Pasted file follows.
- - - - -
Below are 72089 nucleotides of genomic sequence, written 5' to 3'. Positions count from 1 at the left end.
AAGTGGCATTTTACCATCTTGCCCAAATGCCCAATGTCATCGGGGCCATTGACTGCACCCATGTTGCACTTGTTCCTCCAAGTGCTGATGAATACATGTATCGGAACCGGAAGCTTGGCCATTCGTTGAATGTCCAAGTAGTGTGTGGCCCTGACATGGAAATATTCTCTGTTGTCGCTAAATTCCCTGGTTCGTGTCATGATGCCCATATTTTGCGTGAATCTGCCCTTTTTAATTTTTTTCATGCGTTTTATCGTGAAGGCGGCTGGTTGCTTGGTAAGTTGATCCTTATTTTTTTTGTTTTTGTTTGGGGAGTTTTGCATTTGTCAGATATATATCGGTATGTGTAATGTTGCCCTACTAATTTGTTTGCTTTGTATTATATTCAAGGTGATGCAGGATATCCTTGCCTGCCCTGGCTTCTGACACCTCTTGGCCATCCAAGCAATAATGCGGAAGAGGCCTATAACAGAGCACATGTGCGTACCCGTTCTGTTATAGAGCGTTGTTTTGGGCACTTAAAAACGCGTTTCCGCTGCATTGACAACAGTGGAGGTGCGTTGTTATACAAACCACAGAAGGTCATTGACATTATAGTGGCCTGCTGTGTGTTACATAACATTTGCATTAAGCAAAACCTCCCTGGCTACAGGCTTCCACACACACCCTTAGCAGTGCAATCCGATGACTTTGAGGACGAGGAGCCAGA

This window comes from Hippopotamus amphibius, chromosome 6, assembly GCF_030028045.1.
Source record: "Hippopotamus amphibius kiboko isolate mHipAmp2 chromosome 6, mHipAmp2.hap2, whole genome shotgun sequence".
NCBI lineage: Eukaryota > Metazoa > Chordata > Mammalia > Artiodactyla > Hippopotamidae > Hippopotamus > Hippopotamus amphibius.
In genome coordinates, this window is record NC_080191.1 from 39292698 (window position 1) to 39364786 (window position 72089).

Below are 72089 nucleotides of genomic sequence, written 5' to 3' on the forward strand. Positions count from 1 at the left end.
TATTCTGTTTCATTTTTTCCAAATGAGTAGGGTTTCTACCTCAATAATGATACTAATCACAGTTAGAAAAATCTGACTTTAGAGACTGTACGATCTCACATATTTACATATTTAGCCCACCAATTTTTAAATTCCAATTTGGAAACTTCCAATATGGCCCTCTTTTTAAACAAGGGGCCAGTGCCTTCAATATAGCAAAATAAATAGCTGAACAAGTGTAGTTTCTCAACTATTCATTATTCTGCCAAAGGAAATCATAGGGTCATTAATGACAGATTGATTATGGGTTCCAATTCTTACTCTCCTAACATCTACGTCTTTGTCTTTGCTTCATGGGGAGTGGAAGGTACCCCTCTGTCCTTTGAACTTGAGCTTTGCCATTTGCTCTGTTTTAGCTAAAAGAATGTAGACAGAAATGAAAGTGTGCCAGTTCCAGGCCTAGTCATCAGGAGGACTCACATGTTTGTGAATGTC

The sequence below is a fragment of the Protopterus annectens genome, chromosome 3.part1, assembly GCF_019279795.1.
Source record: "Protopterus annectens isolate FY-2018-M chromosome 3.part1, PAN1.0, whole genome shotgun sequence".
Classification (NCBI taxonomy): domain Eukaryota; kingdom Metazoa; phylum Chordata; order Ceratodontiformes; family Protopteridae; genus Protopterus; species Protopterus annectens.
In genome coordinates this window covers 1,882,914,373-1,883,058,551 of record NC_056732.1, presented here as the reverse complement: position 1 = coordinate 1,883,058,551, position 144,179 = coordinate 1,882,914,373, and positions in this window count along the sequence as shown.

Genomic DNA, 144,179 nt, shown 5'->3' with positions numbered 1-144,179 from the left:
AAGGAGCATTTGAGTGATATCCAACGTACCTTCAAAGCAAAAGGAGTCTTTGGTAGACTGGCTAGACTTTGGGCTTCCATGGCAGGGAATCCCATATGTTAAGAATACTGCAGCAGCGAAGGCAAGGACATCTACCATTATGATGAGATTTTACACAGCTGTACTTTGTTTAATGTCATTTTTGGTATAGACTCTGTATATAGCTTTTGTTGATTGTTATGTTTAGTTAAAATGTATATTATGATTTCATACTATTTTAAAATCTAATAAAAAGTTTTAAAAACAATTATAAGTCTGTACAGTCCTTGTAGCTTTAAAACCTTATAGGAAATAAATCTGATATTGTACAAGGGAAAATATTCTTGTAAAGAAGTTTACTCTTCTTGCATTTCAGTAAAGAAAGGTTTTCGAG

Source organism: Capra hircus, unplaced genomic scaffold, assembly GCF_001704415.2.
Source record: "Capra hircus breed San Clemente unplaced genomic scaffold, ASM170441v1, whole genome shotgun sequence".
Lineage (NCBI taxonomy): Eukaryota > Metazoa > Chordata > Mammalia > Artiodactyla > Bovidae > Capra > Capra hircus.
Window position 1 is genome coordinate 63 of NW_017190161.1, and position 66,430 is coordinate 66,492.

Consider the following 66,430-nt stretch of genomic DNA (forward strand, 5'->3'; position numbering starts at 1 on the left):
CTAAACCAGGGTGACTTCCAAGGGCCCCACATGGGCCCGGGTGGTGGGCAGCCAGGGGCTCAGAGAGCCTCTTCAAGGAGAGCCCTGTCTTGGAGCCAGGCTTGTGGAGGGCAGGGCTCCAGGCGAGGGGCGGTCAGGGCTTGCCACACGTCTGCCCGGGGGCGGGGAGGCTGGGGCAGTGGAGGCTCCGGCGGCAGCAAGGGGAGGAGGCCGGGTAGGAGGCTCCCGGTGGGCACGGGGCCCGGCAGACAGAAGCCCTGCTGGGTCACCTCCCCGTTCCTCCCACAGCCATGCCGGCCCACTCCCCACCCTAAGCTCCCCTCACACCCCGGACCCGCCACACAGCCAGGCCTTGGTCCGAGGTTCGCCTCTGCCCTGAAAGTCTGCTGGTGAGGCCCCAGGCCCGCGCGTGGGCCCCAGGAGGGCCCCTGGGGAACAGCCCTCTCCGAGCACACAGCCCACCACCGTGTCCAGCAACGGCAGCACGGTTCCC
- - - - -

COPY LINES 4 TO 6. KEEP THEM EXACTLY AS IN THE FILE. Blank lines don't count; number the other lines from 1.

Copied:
Source record: "Hippopotamus amphibius kiboko isolate mHipAmp2 chromosome 6, mHipAmp2.hap2, whole genome shotgun sequence".
NCBI lineage: Eukaryota > Metazoa > Chordata > Mammalia > Artiodactyla > Hippopotamidae > Hippopotamus > Hippopotamus amphibius.
In genome coordinates, this window is record NC_080191.1 from 39292698 (window position 1) to 39364786 (window position 72089).